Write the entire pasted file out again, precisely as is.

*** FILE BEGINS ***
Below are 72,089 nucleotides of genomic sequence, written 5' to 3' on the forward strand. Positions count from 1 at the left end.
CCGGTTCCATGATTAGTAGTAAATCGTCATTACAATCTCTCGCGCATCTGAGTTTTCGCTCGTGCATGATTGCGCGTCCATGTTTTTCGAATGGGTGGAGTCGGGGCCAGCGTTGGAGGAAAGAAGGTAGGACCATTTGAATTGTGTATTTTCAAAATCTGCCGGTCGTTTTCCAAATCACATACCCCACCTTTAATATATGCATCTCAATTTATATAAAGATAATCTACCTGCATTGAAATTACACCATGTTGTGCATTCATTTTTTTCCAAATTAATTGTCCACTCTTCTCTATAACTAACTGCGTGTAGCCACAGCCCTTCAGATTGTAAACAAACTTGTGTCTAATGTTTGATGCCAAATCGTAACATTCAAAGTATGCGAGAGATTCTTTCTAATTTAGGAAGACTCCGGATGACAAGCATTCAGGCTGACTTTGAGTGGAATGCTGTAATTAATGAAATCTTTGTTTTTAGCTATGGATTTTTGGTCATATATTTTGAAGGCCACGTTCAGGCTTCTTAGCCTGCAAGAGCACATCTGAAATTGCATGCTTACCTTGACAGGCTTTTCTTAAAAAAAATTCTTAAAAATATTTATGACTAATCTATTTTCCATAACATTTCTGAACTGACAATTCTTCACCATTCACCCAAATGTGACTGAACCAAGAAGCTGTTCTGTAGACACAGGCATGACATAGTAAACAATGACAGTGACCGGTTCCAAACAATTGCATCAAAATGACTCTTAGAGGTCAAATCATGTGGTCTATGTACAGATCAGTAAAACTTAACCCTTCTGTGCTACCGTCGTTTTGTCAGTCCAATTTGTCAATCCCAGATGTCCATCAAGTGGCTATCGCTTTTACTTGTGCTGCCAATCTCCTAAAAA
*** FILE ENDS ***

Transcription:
Below are 72,089 nucleotides of genomic sequence, written 5' to 3' on the forward strand. Positions count from 1 at the left end.
CCGGTTCCATGATTAGTAGTAAATCGTCATTACAATCTCTCGCGCATCTGAGTTTTCGCTCGTGCATGATTGCGCGTCCATGTTTTTCGAATGGGTGGAGTCGGGGCCAGCGTTGGAGGAAAGAAGGTAGGACCATTTGAATTGTGTATTTTCAAAATCTGCCGGTCGTTTTCCAAATCACATACCCCACCTTTAATATATGCATCTCAATTTATATAAAGATAATCTACCTGCATTGAAATTACACCATGTTGTGCATTCATTTTTTTCCAAATTAATTGTCCACTCTTCTCTATAACTAACTGCGTGTAGCCACAGCCCTTCAGATTGTAAACAAACTTGTGTCTAATGTTTGATGCCAAATCGTAACATTCAAAGTATGCGAGAGATTCTTTCTAATTTAGGAAGACTCCGGATGACAAGCATTCAGGCTGACTTTGAGTGGAATGCTGTAATTAATGAAATCTTTGTTTTTAGCTATGGATTTTTGGTCATATATTTTGAAGGCCACGTTCAGGCTTCTTAGCCTGCAAGAGCACATCTGAAATTGCATGCTTACCTTGACAGGCTTTTCTTAAAAAAAATTCTTAAAAATATTTATGACTAATCTATTTTCCATAACATTTCTGAACTGACAATTCTTCACCATTCACCCAAATGTGACTGAACCAAGAAGCTGTTCTGTAGACACAGGCATGACATAGTAAACAATGACAGTGACCGGTTCCAAACAATTGCATCAAAATGACTCTTAGAGGTCAAATCATGTGGTCTATGTACAGATCAGTAAAACTTAACCCTTCTGTGCTACCGTCGTTTTGTCAGTCCAATTTGTCAATCCCAGATGTCCATCAAGTGGCTATCGCTTTTACTTGTGCTGCCAATCTCCTAAAAA